Christena Cleveland: Engaging the Church in Reconciliation and Social Justice

New Divinity School faculty member brings social psychology approaches to theological training

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New Divinity Professor Christena Cleveland

You don’t expect to find a social psychologist among Divinity School faculty, but new faculty member Christena Cleveland says she’s feels right at home at Duke’s school.

A new hire from Bethel University in St. Paul, Minn., Cleveland is associate professor of the practice of reconciliation and director of the Divinity School’s Center for Reconciliation.  

Her appointment represents a new direction for the 10-year-old reconciliation center.  Already known for impressive work in restoring trust and building coalitions in troubled areas of Uganda and throughout East Africa, the center, under Cleveland’s leadership, will look to link that international work with domestic efforts focusing on social justice and inequality.

 “I believe reconciliation work everywhere is connected,” Cleveland said.  “There are cultural aspects to way reconciliation is practiced, but there are just as many common themes.  As MLK said, injustice anywhere is a threat to justice everywhere.”

Cleveland received her Ph.D. in psychology from the University of California, Santa Barbara.  But her research in social psychology has always had theological underpinnings. The daughter of two ministers, Cleveland’s work has involved coaching pastors on community issues.

“There’s a lot of work to be done. Right now, many divinity students don’t see this work as a requirement of the ministry. There’s been a shift as black and white churches turned away from the public square since the Civil Rights Era,” said Cleveland, who was named by Christianity Today as one of the millennial leaders who are shaping the next generation of Christian faith.

“My interest is in rebuilding the bridge or strengthening weak bridges between the activist community and the church.  We need to teach students to think theologically in their activism. When they go out into the community, they should have a vision for how church can be involved on the ground.”

Her book, “Disunity in Christ: Uncovering the Hidden Forces that Keep Us Apart,” explores the dynamics behind conflict and divisions among Christians.  It received a 2013 Leadership Journal Book Award. Cleveland is currently writing “The Priesthood of the Privileged,” which examines power and inequality in the church.

Reconciliation work “takes insight and wisdom to do it well and most people aren’t very good at it,” said Craig Dykstra, the Divinity faculty chair of the committee that chose Cleveland. He said faculty members were attracted that Cleveland brought psychology research approaches to the school, as well as her background of combining scholarship with activism.

“She will add to the breadth and depth of the Divinity School’s multidisciplinary research and teaching regarding the meaning, dynamics and practice of reconciliation,” Dykstra said.  “Likewise, her expertise in the study of congregations and other religious institutions will add significantly to the Divinity School’s capacity to train ministers and other religious leaders to foster the wise practice of reconciliation in their congregations, communities and in the world.”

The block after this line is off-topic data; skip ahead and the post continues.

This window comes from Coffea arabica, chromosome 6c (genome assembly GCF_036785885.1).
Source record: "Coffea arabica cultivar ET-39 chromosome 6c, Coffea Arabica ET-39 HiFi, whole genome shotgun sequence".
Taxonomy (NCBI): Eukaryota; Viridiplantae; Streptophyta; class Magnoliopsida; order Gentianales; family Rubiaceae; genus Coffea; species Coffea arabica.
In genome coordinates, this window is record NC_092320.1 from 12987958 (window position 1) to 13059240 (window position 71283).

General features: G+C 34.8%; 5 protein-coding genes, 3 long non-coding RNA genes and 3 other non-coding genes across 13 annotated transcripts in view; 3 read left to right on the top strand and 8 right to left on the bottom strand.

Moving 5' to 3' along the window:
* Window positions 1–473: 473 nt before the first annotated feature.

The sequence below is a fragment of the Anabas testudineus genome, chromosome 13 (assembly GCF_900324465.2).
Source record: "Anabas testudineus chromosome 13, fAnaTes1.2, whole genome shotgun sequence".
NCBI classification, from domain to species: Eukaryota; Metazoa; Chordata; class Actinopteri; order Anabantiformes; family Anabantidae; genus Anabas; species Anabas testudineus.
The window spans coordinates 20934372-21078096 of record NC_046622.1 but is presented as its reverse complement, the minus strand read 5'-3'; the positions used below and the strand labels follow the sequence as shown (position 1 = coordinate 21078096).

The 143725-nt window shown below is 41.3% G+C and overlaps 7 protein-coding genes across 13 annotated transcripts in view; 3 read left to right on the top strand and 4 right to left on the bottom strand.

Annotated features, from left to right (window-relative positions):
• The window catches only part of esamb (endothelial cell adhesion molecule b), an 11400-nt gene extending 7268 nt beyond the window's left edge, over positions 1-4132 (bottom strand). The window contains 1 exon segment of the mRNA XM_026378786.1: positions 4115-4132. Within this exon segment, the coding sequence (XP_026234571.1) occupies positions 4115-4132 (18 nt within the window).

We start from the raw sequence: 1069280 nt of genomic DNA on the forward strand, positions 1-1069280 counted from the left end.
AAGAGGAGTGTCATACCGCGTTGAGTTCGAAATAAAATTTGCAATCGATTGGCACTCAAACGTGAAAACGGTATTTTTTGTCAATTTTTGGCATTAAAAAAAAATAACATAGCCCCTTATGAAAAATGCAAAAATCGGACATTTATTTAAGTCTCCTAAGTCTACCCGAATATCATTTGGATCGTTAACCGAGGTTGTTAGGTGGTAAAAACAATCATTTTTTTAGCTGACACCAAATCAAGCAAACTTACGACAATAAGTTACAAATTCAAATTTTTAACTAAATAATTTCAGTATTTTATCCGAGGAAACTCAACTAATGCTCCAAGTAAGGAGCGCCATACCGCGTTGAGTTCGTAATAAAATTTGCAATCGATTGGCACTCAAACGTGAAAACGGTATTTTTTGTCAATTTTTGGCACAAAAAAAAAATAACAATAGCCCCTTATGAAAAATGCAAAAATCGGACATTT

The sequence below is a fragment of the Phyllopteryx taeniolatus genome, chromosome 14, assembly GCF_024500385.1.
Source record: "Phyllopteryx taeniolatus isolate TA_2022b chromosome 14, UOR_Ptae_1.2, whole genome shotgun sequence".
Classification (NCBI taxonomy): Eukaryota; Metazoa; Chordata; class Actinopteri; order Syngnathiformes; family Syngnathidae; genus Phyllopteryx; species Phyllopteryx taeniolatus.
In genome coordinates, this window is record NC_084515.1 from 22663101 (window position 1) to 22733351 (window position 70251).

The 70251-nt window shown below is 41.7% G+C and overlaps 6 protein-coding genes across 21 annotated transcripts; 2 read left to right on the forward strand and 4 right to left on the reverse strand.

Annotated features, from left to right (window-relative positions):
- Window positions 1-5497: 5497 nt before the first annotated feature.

Raised in the Oakland area and a recent resident of Minneapolis, Cleveland has spent the first four months on the job learning about Durham, particularly making connections with “hundreds” in the local religious and activist community.

She said she’s finding great teachers and collaborators both at Duke and in the community, people who guide her on similarities and distinctive challenges compared to her past work. 

“There’s great work being done in Durham,” Cleveland said.  “However, like every other city, there also are lots of factions even within the reconciliation community, lots of different ideas of how to do it.  I’ve talked with Hispanic leaders about how they get pushed out on issues we traditionally see as black and white issues. Nuances like these add to the complexity of the effort, but when it’s resolved it adds to the beauty.

“The last thing Durham needs is for me to show up and say ‘I have a plan and you have to jump on board.’ Reconciliation doesn’t work that way; it doesn’t honor the community. It is important to me to hear from community what is already being done and how we can support it.  I’m an expert on reconciliation, but I’m new to Durham and the South. I am so pleased people have been willing to talk to me and express their hopes and dreams.”

She arrives at the center at a time that many see a crucial moment for the social justice movement. The #BlackLivesMatter movement has galvanized activists, changed the policy agenda and opened opportunities for bipartisan work on issues of inequality.

Cleveland says she believes the movement “picks up where the last civil rights movement left off” and focuses attention on fundamental inequalities that “got lost in a decade of work on diversity.”

“BlackLivesMatter calls for us to return to issues of racial and class inequalities.  In the past attention to diversity, some of these issues got overlooked, issues such as a return to a new Jim Crow and mass incarceration of African Americans.  I think this is a movement that has really ignited.”

After years of urban living in large cities, Cleveland is living in a different type of setting, moving from “a low-income Minneapolis neighborhood to a 10-acre horse farm near Jordan Lake.” Coming home to woods and horses is quite an adjustment for her, she said, but she loves the beauty of the place to complement the dynamism of the city.

One other local attraction requires less of an adjustment, she said. “I grew up as an Oakland A’s fan, so I very quickly got myself to some Bulls games. I’m excited to be in a town with such as fun Triple-A team.”